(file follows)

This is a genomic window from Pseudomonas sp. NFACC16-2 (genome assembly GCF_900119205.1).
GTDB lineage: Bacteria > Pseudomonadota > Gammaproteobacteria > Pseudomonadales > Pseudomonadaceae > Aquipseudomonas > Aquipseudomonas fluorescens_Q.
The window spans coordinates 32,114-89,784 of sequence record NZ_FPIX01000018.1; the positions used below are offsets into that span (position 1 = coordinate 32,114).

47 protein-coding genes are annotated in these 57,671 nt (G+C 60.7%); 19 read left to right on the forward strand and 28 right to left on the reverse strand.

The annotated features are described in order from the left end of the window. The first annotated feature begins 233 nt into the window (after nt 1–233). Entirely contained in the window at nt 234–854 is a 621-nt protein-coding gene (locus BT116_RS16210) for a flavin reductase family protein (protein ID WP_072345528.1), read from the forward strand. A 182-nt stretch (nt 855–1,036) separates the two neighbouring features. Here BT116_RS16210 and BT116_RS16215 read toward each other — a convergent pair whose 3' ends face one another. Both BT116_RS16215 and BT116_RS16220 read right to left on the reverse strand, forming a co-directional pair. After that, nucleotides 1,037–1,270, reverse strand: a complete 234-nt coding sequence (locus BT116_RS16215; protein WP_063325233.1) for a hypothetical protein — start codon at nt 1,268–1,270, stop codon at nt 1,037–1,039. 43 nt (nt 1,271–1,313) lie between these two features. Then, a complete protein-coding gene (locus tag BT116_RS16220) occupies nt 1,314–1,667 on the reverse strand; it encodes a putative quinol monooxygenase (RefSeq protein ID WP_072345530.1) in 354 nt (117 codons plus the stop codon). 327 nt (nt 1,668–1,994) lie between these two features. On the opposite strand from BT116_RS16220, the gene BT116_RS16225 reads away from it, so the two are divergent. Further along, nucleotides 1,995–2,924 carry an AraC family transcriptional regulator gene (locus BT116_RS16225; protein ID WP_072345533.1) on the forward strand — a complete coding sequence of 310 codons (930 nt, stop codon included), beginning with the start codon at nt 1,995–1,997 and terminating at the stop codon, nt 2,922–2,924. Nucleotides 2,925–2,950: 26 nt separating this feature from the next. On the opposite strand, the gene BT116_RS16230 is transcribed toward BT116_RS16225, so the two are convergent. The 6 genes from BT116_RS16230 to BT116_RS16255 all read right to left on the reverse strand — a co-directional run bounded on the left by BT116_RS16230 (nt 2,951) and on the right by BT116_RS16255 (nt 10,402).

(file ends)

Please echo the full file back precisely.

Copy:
This is a genomic window from Pseudomonas sp. NFACC16-2 (genome assembly GCF_900119205.1).
GTDB lineage: Bacteria > Pseudomonadota > Gammaproteobacteria > Pseudomonadales > Pseudomonadaceae > Aquipseudomonas > Aquipseudomonas fluorescens_Q.
The window spans coordinates 32,114-89,784 of sequence record NZ_FPIX01000018.1; the positions used below are offsets into that span (position 1 = coordinate 32,114).

47 protein-coding genes are annotated in these 57,671 nt (G+C 60.7%); 19 read left to right on the forward strand and 28 right to left on the reverse strand.

The annotated features are described in order from the left end of the window. The first annotated feature begins 233 nt into the window (after nt 1–233). Entirely contained in the window at nt 234–854 is a 621-nt protein-coding gene (locus BT116_RS16210) for a flavin reductase family protein (protein ID WP_072345528.1), read from the forward strand. A 182-nt stretch (nt 855–1,036) separates the two neighbouring features. Here BT116_RS16210 and BT116_RS16215 read toward each other — a convergent pair whose 3' ends face one another. Both BT116_RS16215 and BT116_RS16220 read right to left on the reverse strand, forming a co-directional pair. After that, nucleotides 1,037–1,270, reverse strand: a complete 234-nt coding sequence (locus BT116_RS16215; protein WP_063325233.1) for a hypothetical protein — start codon at nt 1,268–1,270, stop codon at nt 1,037–1,039. 43 nt (nt 1,271–1,313) lie between these two features. Then, a complete protein-coding gene (locus tag BT116_RS16220) occupies nt 1,314–1,667 on the reverse strand; it encodes a putative quinol monooxygenase (RefSeq protein ID WP_072345530.1) in 354 nt (117 codons plus the stop codon). 327 nt (nt 1,668–1,994) lie between these two features. On the opposite strand from BT116_RS16220, the gene BT116_RS16225 reads away from it, so the two are divergent. Further along, nucleotides 1,995–2,924 carry an AraC family transcriptional regulator gene (locus BT116_RS16225; protein ID WP_072345533.1) on the forward strand — a complete coding sequence of 310 codons (930 nt, stop codon included), beginning with the start codon at nt 1,995–1,997 and terminating at the stop codon, nt 2,922–2,924. Nucleotides 2,925–2,950: 26 nt separating this feature from the next. On the opposite strand, the gene BT116_RS16230 is transcribed toward BT116_RS16225, so the two are convergent. The 6 genes from BT116_RS16230 to BT116_RS16255 all read right to left on the reverse strand — a co-directional run bounded on the left by BT116_RS16230 (nt 2,951) and on the right by BT116_RS16255 (nt 10,402).